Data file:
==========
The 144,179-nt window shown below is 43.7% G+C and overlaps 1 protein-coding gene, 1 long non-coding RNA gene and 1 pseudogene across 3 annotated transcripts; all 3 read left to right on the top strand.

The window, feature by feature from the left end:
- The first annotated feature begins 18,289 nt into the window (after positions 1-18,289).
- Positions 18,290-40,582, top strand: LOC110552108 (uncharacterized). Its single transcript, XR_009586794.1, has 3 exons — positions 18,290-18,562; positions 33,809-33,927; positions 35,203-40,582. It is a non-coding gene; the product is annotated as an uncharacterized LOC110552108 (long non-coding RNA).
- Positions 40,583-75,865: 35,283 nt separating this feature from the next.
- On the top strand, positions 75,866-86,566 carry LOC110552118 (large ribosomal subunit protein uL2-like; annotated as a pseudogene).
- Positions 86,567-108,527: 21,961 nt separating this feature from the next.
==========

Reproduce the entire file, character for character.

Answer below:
The 144,179-nt window shown below is 43.7% G+C and overlaps 1 protein-coding gene, 1 long non-coding RNA gene and 1 pseudogene across 3 annotated transcripts; all 3 read left to right on the top strand.

The window, feature by feature from the left end:
- The first annotated feature begins 18,289 nt into the window (after positions 1-18,289).
- Positions 18,290-40,582, top strand: LOC110552108 (uncharacterized). Its single transcript, XR_009586794.1, has 3 exons — positions 18,290-18,562; positions 33,809-33,927; positions 35,203-40,582. It is a non-coding gene; the product is annotated as an uncharacterized LOC110552108 (long non-coding RNA).
- Positions 40,583-75,865: 35,283 nt separating this feature from the next.
- On the top strand, positions 75,866-86,566 carry LOC110552118 (large ribosomal subunit protein uL2-like; annotated as a pseudogene).
- Positions 86,567-108,527: 21,961 nt separating this feature from the next.